There’s a growing number of people in the sandwich generation–9.3 million people at last count–which means growing pressure, increased stress, and mounting costs associated with it. 

But there’s something else: Employees who double as caregivers are no longer an invisible workforce. In the past, it was easy to assume it was “someone else’s problem” and that the employees in the sandwich generation would figure it out. But, when it comes to key employees–and an efficient workforce–the impacts of caregiving quickly become everyone’s problem.

The stat we mentioned above–that the average large employer spends $3.5 million annually on costs associated with unexpected absenteeism is a big, scary stat. But it doesn’t have to be that way because it’s not an end-all stat.
There is a clear route to reducing costs–by reducing unexpected absenteeism,supporting employees who are also caregivers, by providing solutions to increase productivity, costs go down.

Losses no one wants

When we talked to Jonathan (the dad from the story above) one thing stood out to us: Jonathan was seriously committed to increasing his productivity and effectiveness at work.

Portrait of a caucasian male factory worker in a metal manufacturing factory parts department. He's a caregiver and part of the sandwich generation.

Jonathan told us that he (obviously) loves his parents and his kids and is committed to making sure he provides for them and supports them. That’s his role as a caregiver. But he also told us that he loves his job and believes in his company. So he is equally committed to ensuring that his team and his company reach their objectives.

There are always exceptions, but most employees genuinely care about their careers and want to be successful. They want to give their employers everything they have–and they are frustrated and stressed about the impact that caregiving has on their productivity.

Most employers will find that this isn’t an us vs. them problem. 

Employers want higher productivity. They want to save money. They want to increase effectiveness. They want to reduce absenteeism. But guess what? Employees want the same things. They want to work on highly productive teams that reach objectives. They want their companies to be profitable and successful. They want to be part of highly efficient teams that get work done well. And they want to stay at work and finish their jobs without the stress of leaving early or missing meetings. 

So what can you do about it?

Yes, the sandwich generation is increasing, and yes, there is a massive impact on work productivity due to it, but no, this doesn’t spell doom and gloom for your workforce.
Quite the opposite. 

Because while 80% of caregivers have reported that caregiving impacts their work, a surprising 70% say that productivity has increased when benefits are provided to support caregivers.

So what can you as a business do to support caregivers–specifically those in the sandwich generation? We’re going to start with a few easy ideas:

  1. Do a little behind-the-scenes research.  We’re guessing that you already know a lot about your employees–after all, you hired them, you’re counting on them, you know them. But did you know that 56% of employees choose not to disclose caregiving responsibilities to their managers? To understand exactly what your company needs, we recommend spending a bit of time doing some behind-the-scenes research. Look into HR records and see if people have to leave early or work late on certain days. Ask people what their biggest struggles are balancing work and life.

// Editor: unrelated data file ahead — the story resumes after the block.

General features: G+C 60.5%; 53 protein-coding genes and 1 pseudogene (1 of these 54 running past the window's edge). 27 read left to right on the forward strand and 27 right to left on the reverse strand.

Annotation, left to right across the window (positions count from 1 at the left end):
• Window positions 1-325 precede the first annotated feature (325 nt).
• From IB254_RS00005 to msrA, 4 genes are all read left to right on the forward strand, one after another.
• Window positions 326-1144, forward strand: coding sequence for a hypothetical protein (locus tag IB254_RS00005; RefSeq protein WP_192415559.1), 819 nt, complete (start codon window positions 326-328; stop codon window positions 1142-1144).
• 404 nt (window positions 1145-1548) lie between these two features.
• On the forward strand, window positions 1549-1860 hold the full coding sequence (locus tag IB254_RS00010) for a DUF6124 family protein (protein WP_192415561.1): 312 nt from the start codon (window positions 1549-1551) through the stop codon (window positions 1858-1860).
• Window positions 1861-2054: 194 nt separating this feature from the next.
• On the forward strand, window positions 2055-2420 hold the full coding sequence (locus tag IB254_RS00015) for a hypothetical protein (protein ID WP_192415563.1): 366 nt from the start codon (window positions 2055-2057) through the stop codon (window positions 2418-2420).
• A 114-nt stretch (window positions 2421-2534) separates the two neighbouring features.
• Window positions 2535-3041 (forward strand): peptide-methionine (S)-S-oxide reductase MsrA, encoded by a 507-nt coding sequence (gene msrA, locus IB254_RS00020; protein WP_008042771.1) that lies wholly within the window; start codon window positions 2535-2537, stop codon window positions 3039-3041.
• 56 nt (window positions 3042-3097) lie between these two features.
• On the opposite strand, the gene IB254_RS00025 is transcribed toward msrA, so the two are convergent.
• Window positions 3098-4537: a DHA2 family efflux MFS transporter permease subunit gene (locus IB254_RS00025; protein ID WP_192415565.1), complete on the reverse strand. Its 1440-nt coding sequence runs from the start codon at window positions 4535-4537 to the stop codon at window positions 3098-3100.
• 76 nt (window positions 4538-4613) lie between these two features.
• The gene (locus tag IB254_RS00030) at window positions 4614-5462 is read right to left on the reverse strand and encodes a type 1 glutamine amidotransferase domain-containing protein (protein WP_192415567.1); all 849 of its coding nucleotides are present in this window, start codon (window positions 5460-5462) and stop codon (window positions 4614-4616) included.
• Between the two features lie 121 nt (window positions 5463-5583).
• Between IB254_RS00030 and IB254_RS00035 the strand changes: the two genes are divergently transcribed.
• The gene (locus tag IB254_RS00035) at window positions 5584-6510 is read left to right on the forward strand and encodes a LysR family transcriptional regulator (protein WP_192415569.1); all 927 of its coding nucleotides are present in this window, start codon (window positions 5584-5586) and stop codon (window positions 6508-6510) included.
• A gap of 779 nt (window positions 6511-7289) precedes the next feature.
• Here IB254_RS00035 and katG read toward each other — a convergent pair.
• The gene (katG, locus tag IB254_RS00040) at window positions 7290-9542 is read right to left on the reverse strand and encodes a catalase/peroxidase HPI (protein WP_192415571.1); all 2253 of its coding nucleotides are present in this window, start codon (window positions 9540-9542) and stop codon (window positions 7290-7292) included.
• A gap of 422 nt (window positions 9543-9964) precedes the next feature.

Potential ROI: The better you know your workforce, the better you can support them so that they, in turn, can support you. Even an hour or two of investment into learning about your employee’s needs can pay big dividends in morale and productivity.

  1. Look for Simple Solutions. Often, there are simple (and free!) ways to alleviate some pressure points. For example, if you notice that one of your employees keeps having to leave early to take a parent to doctor’s appointments, you could create a flexible time policy that allows managers to change schedules. For example, people could work a half-hour extra four days a week and then leave 2 hours early one day a week to allow for appointments during business hours. 

Potential ROI: By creating flexible solutions, your employees can be their best when they are at work, and you can eliminate or reduce unexpected absences.

  1. Create benefits packages that speak to the problems employees have. As you work to attract and retain top talent, you’ve probably thought about benefits. And while there are hundreds of types of benefits that employers offer–we’ve heard of everything from kegerators in the break room to free meals to unlimited time off–providing caregivers with benefits to support them can be one of the most impactful ways to increase employee productivity. Caregiver benefits–benefits that lend support to the 73% of employees who pull a double shift as caregivers–give your workforce help where they need it.

Potential ROI: Helping your employee caregivers reduces absenteeism and helps your workforce increase productivity and find a balance between work and caregiving commitments, increasing your bottom line and your team’s productivity.

Is it worth the investment?

Sandwich generation employees are essentially putting in double (and even triple!) shifts, but it is possible to support them while also supporting your company’s objectives.

By investing in support for these key employees, they get support where they need it most–flexible schedules, rides to appointments, errands, homework help for kids, pet care and safety checks on aging parents.

The ROI is potentially huge–reduced absenteeism and increased productivity, not to mention retaining a workforce full of happy, supported employees working to meet your shared objectives.

For more on how companion care services can help your members and your organization, download Papa’s Guide to Companion Care.